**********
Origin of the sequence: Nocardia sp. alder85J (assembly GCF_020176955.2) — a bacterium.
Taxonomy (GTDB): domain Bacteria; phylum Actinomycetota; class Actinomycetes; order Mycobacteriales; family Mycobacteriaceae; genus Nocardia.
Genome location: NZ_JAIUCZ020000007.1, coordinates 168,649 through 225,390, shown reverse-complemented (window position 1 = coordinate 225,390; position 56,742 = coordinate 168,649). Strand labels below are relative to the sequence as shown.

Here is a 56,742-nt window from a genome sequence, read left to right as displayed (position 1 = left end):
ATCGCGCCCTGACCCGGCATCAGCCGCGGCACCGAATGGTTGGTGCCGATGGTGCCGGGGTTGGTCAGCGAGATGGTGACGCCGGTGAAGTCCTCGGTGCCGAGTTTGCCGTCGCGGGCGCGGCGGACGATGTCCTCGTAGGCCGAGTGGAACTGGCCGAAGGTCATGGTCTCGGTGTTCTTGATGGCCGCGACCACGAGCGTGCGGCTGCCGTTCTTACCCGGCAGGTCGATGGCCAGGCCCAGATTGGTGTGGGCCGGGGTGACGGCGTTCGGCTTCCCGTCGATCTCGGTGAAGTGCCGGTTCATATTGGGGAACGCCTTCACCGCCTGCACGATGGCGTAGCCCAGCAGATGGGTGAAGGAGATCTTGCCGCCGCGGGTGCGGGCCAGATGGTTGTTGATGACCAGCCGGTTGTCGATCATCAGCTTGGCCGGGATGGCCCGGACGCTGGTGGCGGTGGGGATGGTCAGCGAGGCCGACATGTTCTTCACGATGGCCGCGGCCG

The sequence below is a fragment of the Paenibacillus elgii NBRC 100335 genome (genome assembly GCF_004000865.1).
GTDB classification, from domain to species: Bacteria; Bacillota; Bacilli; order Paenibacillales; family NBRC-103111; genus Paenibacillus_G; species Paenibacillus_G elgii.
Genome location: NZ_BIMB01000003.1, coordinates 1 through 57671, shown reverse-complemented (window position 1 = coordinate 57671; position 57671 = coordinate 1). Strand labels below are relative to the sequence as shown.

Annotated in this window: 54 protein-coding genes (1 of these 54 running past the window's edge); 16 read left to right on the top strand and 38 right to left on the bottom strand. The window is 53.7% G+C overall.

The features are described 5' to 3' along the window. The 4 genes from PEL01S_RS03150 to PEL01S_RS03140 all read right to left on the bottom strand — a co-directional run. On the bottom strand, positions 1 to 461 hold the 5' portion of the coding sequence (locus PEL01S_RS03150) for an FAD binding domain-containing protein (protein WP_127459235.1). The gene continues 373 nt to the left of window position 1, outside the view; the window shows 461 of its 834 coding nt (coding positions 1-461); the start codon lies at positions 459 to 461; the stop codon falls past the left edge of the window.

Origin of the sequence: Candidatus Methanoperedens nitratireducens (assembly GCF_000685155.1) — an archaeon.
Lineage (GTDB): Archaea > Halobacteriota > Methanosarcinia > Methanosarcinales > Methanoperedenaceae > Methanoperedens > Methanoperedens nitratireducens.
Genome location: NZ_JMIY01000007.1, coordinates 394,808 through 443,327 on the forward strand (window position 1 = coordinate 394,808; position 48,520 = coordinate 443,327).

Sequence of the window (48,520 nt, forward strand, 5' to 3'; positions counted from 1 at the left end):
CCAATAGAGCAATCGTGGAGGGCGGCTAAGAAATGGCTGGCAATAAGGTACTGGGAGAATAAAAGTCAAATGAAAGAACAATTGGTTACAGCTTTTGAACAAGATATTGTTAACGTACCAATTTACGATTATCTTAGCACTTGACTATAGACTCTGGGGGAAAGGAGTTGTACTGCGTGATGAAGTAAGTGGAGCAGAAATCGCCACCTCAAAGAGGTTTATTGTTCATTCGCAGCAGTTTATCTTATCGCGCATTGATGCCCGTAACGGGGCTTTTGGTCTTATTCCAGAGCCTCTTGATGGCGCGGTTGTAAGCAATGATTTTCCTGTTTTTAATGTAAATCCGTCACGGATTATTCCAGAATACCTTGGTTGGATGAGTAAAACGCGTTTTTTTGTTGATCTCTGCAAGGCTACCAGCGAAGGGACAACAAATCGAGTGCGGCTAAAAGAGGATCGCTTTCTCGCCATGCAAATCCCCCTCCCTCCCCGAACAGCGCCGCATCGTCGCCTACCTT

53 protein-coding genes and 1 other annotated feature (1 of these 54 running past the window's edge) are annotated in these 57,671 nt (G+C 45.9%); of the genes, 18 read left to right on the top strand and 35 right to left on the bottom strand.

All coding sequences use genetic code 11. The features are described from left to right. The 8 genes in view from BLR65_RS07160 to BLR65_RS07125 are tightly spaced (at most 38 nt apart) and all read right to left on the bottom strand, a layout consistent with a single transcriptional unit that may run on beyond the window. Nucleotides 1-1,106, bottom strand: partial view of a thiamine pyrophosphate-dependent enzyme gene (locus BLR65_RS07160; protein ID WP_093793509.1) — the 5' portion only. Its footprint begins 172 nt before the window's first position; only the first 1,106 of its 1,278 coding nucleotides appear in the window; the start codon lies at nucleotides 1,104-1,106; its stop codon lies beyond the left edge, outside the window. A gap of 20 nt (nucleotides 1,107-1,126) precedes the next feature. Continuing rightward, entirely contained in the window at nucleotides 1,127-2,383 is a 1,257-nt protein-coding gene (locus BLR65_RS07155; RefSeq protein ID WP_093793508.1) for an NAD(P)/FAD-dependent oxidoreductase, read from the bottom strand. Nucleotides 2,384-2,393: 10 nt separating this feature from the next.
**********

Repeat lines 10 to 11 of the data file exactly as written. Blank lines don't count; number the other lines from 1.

The features are described 5' to 3' along the window. The 4 genes from PEL01S_RS03150 to PEL01S_RS03140 all read right to left on the bottom strand — a co-directional run. On the bottom strand, positions 1 to 461 hold the 5' portion of the coding sequence (locus PEL01S_RS03150) for an FAD binding domain-containing protein (protein WP_127459235.1). The gene continues 373 nt to the left of window position 1, outside the view; the window shows 461 of its 834 coding nt (coding positions 1-461); the start codon lies at positions 459 to 461; the stop codon falls past the left edge of the window.

Origin of the sequence: Candidatus Methanoperedens nitratireducens (assembly GCF_000685155.1) — an archaeon.